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With major TV deals expiring could we begin to see OTT services establishing themselves further amongst the more traditional broadcast channels?

Over recent years, the way fans have been able to consume and experience live sports has rapidly developed. According to Digital Sport, we are seeing sports ratings across traditional TV and linear services fall; not because there has been a decrease in active audience figures, but due to the changing medium, platform and format of live sports streaming.

The driving force behind this development seems to be the rise of ‘Over The Top’ (OTT) mobile and social video alternatives. OTT is providing an engine for growth, with sports fans becoming inundated with a growing variety of viewing options and services to consume live sport. Social media sites such as Netflix, Facebook, YouTube, Twitter and Amazon Prime are providing consumers with additional live streaming channels, that are available on multiple devices, and many don’t require a costly cable or satellite package.

With major TV deals expiring, there is a big question mark as to whether this will provide a window of opportunity for OTT to establish themselves as major players in the world of live sport-broadcasting.

When considering the easy access to these OTT platforms, we can see why this development is being linked as a contributing factor towards the downward trend in satellite subscriptions. While OTT has been an important development for companies focusing on niche and emerging sports, both Facebook and Twitter have actively been pursuing sports rights with the aim of bringing more premium live sports to their respective platforms in 2018. Unlike most of their OTT competitors, neither Facebook or Twitter support subscription services, with both relying on advertising as a means of generating income and revenue.

Chris Russo, of Media and Technology Group, predicted that with major TV broadcast contracts for sports leagues expiring, we would likely see the addition of OTT services bidding for sports rights alongside the more traditional TV broadcasters such as Sky and BT. This was evident when the Premier League released their new broadcast packages for the upcoming seasons. Although Sky and BT have signed up to the more attractive rights packages on offer, which include the high-profile matches, there are still two packages up for grabs. While it is not yet confirmed that any OTT services have bid for the outstanding packages, they are in the mix, which only highlights their ambition to seize the opportunity and establish a foothold in live broadcasting.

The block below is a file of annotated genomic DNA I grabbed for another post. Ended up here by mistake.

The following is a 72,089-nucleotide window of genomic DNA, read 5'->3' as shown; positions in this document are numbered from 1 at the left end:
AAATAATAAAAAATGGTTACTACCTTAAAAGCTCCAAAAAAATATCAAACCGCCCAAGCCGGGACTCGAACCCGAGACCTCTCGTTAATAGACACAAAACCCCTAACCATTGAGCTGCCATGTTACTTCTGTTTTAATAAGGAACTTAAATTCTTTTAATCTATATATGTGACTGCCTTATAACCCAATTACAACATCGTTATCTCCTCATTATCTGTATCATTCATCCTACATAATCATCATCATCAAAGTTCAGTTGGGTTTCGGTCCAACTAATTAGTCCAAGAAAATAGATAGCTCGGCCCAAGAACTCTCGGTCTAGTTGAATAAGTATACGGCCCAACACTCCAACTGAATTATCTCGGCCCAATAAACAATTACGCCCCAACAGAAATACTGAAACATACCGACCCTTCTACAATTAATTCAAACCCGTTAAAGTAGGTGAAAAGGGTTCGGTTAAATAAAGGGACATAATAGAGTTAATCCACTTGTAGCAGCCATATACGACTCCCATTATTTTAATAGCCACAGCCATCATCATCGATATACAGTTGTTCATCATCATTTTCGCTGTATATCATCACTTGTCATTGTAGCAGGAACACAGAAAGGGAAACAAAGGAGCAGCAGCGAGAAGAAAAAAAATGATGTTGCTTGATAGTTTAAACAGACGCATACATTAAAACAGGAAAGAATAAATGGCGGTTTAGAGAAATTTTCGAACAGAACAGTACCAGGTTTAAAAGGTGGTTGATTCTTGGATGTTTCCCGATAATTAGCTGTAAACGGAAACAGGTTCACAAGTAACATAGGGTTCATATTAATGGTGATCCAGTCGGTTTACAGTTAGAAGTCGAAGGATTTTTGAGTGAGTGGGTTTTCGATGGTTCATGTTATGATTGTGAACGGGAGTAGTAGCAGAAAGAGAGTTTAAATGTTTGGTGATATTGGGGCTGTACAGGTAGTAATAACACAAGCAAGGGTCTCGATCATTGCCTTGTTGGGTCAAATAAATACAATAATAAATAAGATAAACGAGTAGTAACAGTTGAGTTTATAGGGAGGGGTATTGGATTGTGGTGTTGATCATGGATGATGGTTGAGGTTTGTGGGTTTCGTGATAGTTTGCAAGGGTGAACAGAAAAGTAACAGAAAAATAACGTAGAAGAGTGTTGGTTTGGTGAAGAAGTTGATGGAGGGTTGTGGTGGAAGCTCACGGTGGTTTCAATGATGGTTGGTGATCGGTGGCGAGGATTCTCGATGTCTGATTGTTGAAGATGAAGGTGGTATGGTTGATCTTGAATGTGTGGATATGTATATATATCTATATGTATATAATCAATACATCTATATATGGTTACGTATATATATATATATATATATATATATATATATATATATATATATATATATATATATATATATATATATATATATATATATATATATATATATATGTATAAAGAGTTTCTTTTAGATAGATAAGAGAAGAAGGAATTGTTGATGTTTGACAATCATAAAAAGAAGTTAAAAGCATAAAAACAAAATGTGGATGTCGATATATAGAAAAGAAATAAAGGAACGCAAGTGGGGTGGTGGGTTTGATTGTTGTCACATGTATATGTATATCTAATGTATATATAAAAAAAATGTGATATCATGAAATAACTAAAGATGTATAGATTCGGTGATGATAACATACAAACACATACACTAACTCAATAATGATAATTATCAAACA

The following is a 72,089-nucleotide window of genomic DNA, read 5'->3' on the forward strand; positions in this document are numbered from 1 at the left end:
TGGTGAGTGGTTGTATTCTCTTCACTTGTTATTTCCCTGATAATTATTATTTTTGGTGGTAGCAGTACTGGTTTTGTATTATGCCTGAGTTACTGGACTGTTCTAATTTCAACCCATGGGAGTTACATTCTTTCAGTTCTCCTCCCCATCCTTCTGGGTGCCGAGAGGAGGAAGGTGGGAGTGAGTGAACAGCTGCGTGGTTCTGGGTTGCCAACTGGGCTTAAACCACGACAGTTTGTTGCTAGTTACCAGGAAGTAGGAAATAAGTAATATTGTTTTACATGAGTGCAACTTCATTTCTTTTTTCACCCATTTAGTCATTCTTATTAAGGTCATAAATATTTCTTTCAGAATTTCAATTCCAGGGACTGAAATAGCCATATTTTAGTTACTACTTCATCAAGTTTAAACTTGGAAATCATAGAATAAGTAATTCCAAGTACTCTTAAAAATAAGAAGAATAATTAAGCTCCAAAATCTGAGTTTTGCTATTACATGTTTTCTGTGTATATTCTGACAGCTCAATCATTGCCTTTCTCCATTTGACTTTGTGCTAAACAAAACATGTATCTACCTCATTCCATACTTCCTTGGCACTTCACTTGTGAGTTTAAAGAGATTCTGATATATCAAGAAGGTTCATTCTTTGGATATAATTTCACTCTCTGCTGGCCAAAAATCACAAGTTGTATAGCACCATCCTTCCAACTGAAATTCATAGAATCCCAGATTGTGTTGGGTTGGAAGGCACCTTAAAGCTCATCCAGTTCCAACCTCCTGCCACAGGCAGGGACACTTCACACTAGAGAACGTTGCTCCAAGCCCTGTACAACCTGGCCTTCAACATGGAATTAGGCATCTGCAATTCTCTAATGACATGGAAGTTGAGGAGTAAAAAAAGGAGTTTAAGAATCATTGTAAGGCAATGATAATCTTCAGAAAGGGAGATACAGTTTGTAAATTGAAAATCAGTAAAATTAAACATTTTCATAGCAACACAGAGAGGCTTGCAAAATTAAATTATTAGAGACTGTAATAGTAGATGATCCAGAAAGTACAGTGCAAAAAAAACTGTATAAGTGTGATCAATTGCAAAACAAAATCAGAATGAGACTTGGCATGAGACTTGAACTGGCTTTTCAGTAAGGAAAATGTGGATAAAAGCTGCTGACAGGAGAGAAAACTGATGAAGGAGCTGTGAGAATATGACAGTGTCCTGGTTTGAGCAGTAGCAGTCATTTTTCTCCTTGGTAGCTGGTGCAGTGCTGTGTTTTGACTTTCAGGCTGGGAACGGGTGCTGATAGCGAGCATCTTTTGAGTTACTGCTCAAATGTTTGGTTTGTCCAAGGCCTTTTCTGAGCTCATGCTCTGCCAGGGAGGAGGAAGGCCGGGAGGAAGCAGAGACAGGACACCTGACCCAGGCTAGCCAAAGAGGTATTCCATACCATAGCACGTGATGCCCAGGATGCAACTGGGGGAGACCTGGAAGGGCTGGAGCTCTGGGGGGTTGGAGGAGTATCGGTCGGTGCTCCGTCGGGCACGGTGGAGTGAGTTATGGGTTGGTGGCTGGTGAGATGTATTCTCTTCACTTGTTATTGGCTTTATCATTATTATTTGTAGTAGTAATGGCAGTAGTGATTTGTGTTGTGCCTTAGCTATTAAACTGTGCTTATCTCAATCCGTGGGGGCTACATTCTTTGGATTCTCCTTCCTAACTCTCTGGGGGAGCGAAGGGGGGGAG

Two important questions that will determine whether the OTT service will be a success in the sports broadcasting world are: 1) Will their format of live sports streaming be appealing to the consumer, and 2) Is their commercial model viable?

The OTT broadcast format for live sport will provide viewers with a new way of sports consumption. Whether this form of broadcasting will become more popular than the traditional means is yet to be seen. That said, figures obtained by comScore in the U.S., have suggested that 51 million U.S. households and more than 54% of households with Wi-Fi, now engage in OTT streaming.

Also worth noting is that on the 25th October 2015, the U.S. saw its first live NFL game streamed worldwide via an exclusive digital distribution deal with Yahoo. The broadcast drew 15.2 million unique viewers, 33.6 million video streams and over 460 million total minutes of video content consumed. This amounts to a larger audience than that of the average Monday Night Football broadcast and a little less than the usual Thursday Night Football. This worldwide broadcast drew in one-third of its audiences from outside of the U.S. which greatly enhanced its global reach, with Yahoo receiving positive feedback from both their viewers and the NFL.

In 2017, we also saw Twitter win the rights to live stream 10 Thursday Night NFL games in a bid to give the NFL network an international reach via Twitter’s then 800 million worldwide users. However, their 2 million viewers did not compare to the 48 million who watched on TV, with many feeling that the experience of seeing live tweets alongside the game distracted from their overall experience. The deal has now been taken on by Amazon, after a reported $50 million deal was agreed, which has drawn 18.4 million viewers over 224 countries and has started to boost the overall consumption of the Thursday Night Games by 2.5% – a small but growing asset for the NFL band.